4 Board Games That Use Poker Mechanics
It’s no secret that many board games draw inspiration from other games. In fact, there are lots of examples –– board games, video games, you name it –– that were inspired by Dungeons & Dragons alone. But you might be surprised to know that some popular board and tabletop games have also drawn guidance from more traditional forms of entertainment, like poker and its various styles. In this piece, we’re going to examine a few specific examples of ways in which some of the best board games have incorporated various poker mechanics into their gameplay.
Shadows Over Camelot
Shadows Over Camelot, a game we’ve reviewed in the past, doesn’t use standard playing cards or poker hands in any way. Instead, it incorporates a sense of treason. As each player draws and discards Progression of Evil and Heroic action cards, it’s difficult to tell who the traitor is. The game is spent in part trying to get a feel for your opponents, and which of them could possibly be planning to unveil their evil deeds –– even when there’s no actual traitor. It goes to show that everyone in most any game has their own agenda, and s out for their own good over others’. It’s not a concept that stems uniquely or exclusively from poker, but it is certainly reminiscent of the fundamental mistrust at the core of the world’s most popular casino card game. Above all else, arguably, poker is a game of deception and mistrust, which are also the elements that make this board game so fun.
Deadlands: Doomtown/Doomtown: Reloaded
This board game actually relies on standard hand rankings from poker to determine combat outcomes, while also infusing some elements of chess, particularly with regard to movement. As the players find themselves in different situations, a three-card poker hand determines what actions they can take, and how effective or powerful those actions will be. And since the game draws heavy influence from the Old West, the use of poker hands to make judgment calls ties in extremely well with the general vibe and theme. Poker was a popular game during the Gold Rush, and while this game more closely concerns a demon-infested western town, it certainly calls the same era to mind.
Yes, we’re bringing good old Monopoly into the conversation. Despite its original purpose of teaching youngsters about the economy and finances, this beloved game has become one of luck (and borderline unfairness). This alone makes it somewhat similar to poker, in that both games tend to involve more chance than players like to admit. But it also involves another significant similarity, which is that in both games players make decisions based specifically on other players’ previous actions. This means that your playing order is extremely important. Poker players typically see an advantage in going last; they’ve seen everyone else’s decisions, and can act based on observation. In Monopoly, there’s a benefit to going first, in that you can start snatching up property. But you can also follow poker the pattern of acting based on opponents’ actions. For instance, if a player has bought up two thirds of a powerful monopoly, you can prioritize blocking that monopoly by purchasing or trading for the third property.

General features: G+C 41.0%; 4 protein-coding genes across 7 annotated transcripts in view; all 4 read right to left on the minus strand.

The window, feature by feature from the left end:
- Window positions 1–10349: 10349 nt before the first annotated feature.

The objective of Rummikub is to have the most points after a predetermined number of rounds (usually 3 to 5). Players place sets of tiles onto the table –– either a set of the same number and different colors, or a set of the same color, with consecutive numbers. If a player cannot or chooses not to play during their turn, they must pick a tile from the pile and keep it on their rack for that turn. As you can glean from this basic description, there is an element of luck and randomness to the game: You don’t know what you’ll get, and skill has minimal impact in parts of the action. It’s actually quite a bit like poker (as well as some other classic card games) in this sense. The fortune of what you’re dealt determines how you’re able to play.
Ultimately, each of these games represents a unique, and fun experience. When you realize how much certain poker fundamentals play into games like these however, you can begin to understand their mechanics even better –– and possibly play better as a result.